John Druis...one could argue that it is your priorities that are wrong. You seem to be at the beck and call of others, slaving away long hours at a job instead of spending more time with loved ones, perhaps devoting your life to the "company". Compared to your work schedule, perhaps Moro's priorities are healthier? Making lots of money is grand, but perhaps the cost many people (and in some places whole cultures) incur is far more prohibitive than they realize until it is too late. Just a perspective from someone who has been there, done that, regretted it, and lost some things that can never be regained. Best wishes to you, John.

I wonder how many of us on our death bed will look back and think...Gee, I wished I would have worked more!? Sorry John, but no company or corporation is worth 60 hour workweeks and on-call 24/7. That's not living, it's existing.

I wish someone would hire me for 60hrs/wk and on call 24/7. Right now I'm working those hours but barely getting paid. Count your blessings, chesstraveler et al.

"Right now I'm working those hours but barely getting paid."


I'm not sure what your situation is, but--if you can--get the hell out of there asap. If someone has you working those hours and your pay is at all in question...leave! I know that it's easy for me to say, but I also know they're not going to take care of you if you stroke out.

I'm just glad he rejected it because its a bad system.

The first WC final match will get allot of press because we know one of the players will be Kramnik Anand Topalov or Kamsky. Whoever of those four it is will have just played two matches to beat out the other three.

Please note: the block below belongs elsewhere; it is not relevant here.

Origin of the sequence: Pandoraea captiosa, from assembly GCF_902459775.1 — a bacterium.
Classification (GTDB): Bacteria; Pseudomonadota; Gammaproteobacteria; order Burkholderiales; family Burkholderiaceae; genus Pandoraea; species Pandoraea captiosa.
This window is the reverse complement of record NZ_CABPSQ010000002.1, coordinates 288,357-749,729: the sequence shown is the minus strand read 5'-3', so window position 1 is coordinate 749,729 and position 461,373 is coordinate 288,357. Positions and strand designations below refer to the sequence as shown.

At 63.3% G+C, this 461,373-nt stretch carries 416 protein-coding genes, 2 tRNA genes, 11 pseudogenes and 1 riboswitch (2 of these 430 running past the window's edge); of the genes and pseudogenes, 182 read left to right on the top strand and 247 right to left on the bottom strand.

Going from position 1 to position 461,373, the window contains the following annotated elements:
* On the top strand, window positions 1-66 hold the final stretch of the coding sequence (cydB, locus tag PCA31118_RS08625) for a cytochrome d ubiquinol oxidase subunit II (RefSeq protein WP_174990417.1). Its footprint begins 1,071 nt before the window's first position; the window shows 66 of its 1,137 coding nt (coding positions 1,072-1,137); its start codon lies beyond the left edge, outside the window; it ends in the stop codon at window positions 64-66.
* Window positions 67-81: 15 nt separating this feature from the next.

But the whole ssytem for determining a challenger is terrible. Kirsan just chooses some players and equally important who plays in what tournaments??

If one tournament has an average rating 100 points lower than a different tournament what top player will get to play there? The whole thing is set up for favoritism. Any cycle needs to have a balanced playing field. It shoudl not depend on who kisses up to the president of the organizing commission. This one explicitly does.

LOL! Father Kamsky says Kasparov is still after his son: http://www.01chess.com/article1.php

Good find, rasi.

I only wish Rustam's father was Kamsky's manager, so that we could get the dream match-up of managers in the Topalov-Kamsky match.

I only wish Rustam was Kamsky's manager, so that we could get the dream match-up of managers in the Topalov-Kamsky match.

Not so many players bailed out in the end. Just Kramnik, Topalov, Anand, Morozevich and Shirov if I am not mistaken (maybe Ponomariov, even though he wasn't a direct qualifier). They are very significant loss to the series but by no means a massive boycott. Aronian and Carlsen will take part, and they appear the most likely winners of the cycle. The difference in the average rating of the strongest and the "weakest" tournament in only of 18 rating points.


Ponomariov wasn't invited. Judit was reserve ahead of Grischuk. When Judit declined, Grischuk took her spot.

Carlsen and Aronian are going to enjoy slumming. 75% scores predicted.

It won't be a lock for Aronian (2739) or Carlsen (2733)--Svidler (2763), Mamedyarov (2760), and Ivanchuk (2751) are also competing, as well as Leko (2753) and Radjabov (2735). And that's even without considering Kamsky, Adams, Grishuck, Cheparinov, and the rest of the field.

Average rating of the 21 players is 2709; each of the 6 events is a category 14. Each event is a 13 round single round robin format, with a player's best 3 events counting towards the final standings.

The full list and schedule is available in the March 5th press release: http://fide.com/news/download/gp_2008_participants.pdf

So there will definitely be some interesting events. The question now is whether the publicity provided can make each change in standings exciting, and encourage individual fan followings for the players.

Standings are going to be a little hard to determine until the 5th event is complete. Svidler will play events 1, 2, 4, and 6. Carlsen will play 1, 3, 4, and 6. But Ivanchuk will play 2, 4, 5, and 6, as will Aronian. So at the half way point (just before event 4 in Switzerland), we'll know more about how Svidler and Carlsen are doing than Ivanchuk and Aronian.

But I think the GP has a lot of potential to give us an exciting two year cycle even without half of the top 10 players.